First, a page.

“Disassociation Day” continues on in full-fledged glory today here at CFT.
Earlier, we noted that Ohio State announced it would be “completely disassociated” from former quarterback Terrelle Pryor for five years after the school declared Pryor would be ineligible for the entire 2011 season and accused him of failure to cooperate with the NCAA’s investigation of the program.
Now, it appears Alabama is doing — or, has done — the same with another individual who has the potential to cause more than a few NCAA headaches for the Tide down the road.
The Birmingham News writes today that the University of Alabama has disassociated itself from T-Town men’s store owner for three years, but that the school sent the letter to the store back in March.
You can check out the letter in its entirety HERE.
“Due to the concerns expressed in our letter to Mr. Albetar dated March 31, 2011, we disassociated him from our program,” Alabama associate athletic director of compliance Mike Ward said in a news release. “As we always do in matters of this nature, we discussed this matter with the SEC Office. Because we found no evidence of any NCAA violation, we did not self-report a violation.”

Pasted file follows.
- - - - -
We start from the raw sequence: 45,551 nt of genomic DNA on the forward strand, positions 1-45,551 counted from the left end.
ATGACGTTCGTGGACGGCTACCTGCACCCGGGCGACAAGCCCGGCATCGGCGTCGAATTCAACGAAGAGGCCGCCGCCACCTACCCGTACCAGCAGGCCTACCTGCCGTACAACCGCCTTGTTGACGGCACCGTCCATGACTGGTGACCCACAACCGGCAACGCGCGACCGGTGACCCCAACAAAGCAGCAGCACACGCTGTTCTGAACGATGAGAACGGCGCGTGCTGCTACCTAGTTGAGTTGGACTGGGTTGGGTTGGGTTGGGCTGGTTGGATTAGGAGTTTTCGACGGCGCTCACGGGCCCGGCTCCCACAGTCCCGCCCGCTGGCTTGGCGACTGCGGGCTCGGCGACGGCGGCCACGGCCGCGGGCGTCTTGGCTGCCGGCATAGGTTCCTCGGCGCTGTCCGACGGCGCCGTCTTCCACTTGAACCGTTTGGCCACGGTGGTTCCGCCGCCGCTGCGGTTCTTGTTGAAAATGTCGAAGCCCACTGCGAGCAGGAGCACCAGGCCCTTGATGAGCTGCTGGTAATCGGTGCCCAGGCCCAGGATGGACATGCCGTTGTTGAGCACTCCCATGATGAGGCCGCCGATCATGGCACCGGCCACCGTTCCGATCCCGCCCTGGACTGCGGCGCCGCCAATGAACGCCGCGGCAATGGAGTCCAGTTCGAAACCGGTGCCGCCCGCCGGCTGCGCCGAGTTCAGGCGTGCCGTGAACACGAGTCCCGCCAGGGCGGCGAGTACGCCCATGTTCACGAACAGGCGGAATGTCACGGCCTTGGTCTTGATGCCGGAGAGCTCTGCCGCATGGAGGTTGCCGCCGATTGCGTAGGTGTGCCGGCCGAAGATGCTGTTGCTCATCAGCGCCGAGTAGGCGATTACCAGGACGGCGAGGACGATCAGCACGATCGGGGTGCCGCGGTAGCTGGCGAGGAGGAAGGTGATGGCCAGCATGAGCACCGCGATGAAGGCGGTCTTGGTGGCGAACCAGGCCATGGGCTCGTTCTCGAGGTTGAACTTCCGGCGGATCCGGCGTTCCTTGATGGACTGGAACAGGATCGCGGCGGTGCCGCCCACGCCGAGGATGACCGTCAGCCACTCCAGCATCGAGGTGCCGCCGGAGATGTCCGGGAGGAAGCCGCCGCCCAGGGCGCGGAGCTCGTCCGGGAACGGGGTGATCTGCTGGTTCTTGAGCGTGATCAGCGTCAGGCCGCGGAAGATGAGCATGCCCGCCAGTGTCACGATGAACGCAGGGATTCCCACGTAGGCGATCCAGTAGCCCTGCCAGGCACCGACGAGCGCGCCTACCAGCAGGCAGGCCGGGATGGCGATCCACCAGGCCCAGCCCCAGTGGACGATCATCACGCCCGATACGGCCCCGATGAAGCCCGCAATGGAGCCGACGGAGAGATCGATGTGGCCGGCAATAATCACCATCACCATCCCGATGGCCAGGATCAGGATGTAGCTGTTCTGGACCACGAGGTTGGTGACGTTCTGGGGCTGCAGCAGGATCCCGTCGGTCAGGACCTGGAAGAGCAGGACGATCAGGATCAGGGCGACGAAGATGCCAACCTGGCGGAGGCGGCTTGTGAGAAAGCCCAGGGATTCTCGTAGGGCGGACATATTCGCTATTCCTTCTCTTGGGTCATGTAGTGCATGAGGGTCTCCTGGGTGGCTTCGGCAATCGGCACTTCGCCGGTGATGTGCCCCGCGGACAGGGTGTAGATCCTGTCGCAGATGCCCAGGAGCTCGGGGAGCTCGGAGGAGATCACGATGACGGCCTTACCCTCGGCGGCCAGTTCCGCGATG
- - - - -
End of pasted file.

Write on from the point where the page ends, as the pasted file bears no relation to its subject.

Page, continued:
Alabama had also sent a cease and desist letter to T-Town asking that the store stop selling autographs of UA student-athletes. To escalate the matter further, a photo was found of Tide running back Trent Richardson signing what appeared to be a football jersey with a name on the back and a fixed price tag.
Under NCAA bylaws, student-athletes cannot knowingly sign memorabilia with the knowledge that it will be sold for commercial purposes. Likewise, a store cannot sell memorabilia that has a student-athlete’s name attached to it.
“The institution must remain cautious regarding any relationship you may have with its student-athletes beyond that of a store owner and customer,” the letter said. “As the owner of a local business, the institution is reliant on you to heed all instructions provided by the institution and its compliance staff regarding adherence to NCAA rules.”